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Two black bears spent more than a year at the the Healing Haven Wildlife Rescue Centre. ((Jill Doucet/YouTube))

Parting was sweet sorrow for a Saskatchewan man who took care of two orphaned bear cubs for more than a year before releasing them back to the wild.

"The challenge is just starting for them. They have so much to learn," said Mark Dallyn, who operates the Healing Haven Wildlife Rescue Centre in Dorintosh, north of Meadow Lake.

In April 2010, officials told him the cubs' mother tried to get into a house in northern Saskatchewan and was put down.

Conservation officers asked him to see if there was a wildlife facility that could take the black bear cubs.

Dallyn said there were places in B.C. and Ontario that were suitable, but he couldn't take them out of Saskatchewan, so he decided to upgrade his rescue centre to accommodate the bears — a female named Dolly and a male named Danny.

Bears settle in

The centre has cared for many birds and deer over the last decade, but it was a first time for bears.

After doing some research, Dallyn built a chain-link fence enclosure and a den for the bears to hibernate.

He started off bottle-feeding the cubs, then progressed to teaching them how to survive on their own.

He hauled in rotten logs so they could root for ants, blueberry bushes were brought in for them to forage and live fish were put in a tiny pond so they could begin to hunt.

Keeping them wild was a main concern.

Dallyn said his research suggested that as long as he was the only person dealing with the bears, they wouldn't lose their natural shyness around humans.

"As long as you keep people away, they won't get to know the human species," he said. "Anybody else comes along, they will be wild."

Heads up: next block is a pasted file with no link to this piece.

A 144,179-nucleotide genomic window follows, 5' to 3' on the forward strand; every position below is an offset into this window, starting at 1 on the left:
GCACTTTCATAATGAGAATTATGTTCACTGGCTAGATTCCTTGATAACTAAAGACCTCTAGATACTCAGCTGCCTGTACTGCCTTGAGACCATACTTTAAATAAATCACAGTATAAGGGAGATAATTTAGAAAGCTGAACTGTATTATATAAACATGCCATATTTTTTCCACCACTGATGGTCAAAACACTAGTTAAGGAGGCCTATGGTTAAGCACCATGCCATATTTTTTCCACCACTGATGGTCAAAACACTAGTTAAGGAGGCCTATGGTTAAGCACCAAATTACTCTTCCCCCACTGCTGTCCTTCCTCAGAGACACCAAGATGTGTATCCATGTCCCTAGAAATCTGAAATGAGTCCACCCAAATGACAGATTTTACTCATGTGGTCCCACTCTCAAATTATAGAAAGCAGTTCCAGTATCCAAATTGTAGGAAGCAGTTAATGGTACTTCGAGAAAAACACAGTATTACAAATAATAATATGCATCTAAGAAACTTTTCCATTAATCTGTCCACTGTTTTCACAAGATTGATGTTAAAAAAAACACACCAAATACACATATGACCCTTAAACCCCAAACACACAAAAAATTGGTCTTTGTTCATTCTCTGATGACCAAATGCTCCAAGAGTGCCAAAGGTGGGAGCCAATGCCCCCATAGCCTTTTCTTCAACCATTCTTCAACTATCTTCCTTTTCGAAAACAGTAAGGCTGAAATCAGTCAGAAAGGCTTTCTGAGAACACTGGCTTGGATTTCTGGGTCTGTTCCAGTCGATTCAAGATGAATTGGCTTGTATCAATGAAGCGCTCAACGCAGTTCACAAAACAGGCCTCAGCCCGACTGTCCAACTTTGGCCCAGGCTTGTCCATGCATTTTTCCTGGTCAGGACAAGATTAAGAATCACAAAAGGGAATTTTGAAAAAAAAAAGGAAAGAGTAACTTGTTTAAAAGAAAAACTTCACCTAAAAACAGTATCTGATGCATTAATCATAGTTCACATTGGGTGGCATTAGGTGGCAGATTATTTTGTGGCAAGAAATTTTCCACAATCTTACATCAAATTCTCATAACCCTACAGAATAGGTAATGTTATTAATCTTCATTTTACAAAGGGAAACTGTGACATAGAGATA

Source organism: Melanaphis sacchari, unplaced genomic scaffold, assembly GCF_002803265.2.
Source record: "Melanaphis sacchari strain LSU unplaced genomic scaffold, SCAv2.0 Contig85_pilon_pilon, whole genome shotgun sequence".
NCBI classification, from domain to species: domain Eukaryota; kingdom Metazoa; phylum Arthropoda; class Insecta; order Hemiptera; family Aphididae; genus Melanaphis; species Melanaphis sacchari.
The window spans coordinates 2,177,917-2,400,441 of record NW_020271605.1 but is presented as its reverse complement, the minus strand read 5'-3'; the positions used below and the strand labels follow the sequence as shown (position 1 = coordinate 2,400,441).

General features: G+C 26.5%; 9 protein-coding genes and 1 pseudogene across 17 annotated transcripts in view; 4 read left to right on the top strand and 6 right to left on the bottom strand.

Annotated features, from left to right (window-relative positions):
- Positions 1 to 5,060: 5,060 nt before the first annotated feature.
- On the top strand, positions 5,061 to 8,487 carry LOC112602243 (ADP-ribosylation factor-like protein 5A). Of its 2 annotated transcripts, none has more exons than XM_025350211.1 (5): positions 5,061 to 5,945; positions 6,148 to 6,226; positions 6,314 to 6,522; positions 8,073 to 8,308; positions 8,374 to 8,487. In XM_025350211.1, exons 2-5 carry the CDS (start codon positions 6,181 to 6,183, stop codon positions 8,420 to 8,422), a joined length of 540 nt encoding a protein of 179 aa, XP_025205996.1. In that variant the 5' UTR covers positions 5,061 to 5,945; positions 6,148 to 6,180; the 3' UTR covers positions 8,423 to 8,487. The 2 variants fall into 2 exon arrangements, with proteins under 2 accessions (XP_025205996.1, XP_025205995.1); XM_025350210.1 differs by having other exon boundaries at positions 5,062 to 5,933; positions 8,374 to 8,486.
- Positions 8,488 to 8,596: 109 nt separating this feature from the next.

After more than a year the bears grew large and eventually he knew they were ready.

"They were in great shape, they had been dewormed, I knew they'd do great. It was time for them to go, time for them to learn how to eat, how to find a den for winter."

Back to the bush

Earlier this month, Dallyn put them in the back of a trailer and drove north. The animals were a little upset about the ride and cried a bit, he said.

When they came to the end of the line and he opened the back, Danny was apprehensive and didn't want to leave right away.

However, his sister came out and barrelled into the bush, Dallyn said, and Danny soon followed.

Dallyn said he learned much about bears during the time he had them.

"The main thing I learned about them is that bears are so misunderstood, he said. "They're gentle creatures, not a mean bone in their body. They just go about their business, they eat mainly plants. They eat very little meat and most of it is bugs."

But will Danny and Dolly survive in the wild?

Dallyn said he's satisfied he did everything he could to prepare them.

"There's just a lot of worry, but I know that even if they don't make it, at least they had the chance to go back to the wild," he said. "It really doesn't get any better than that."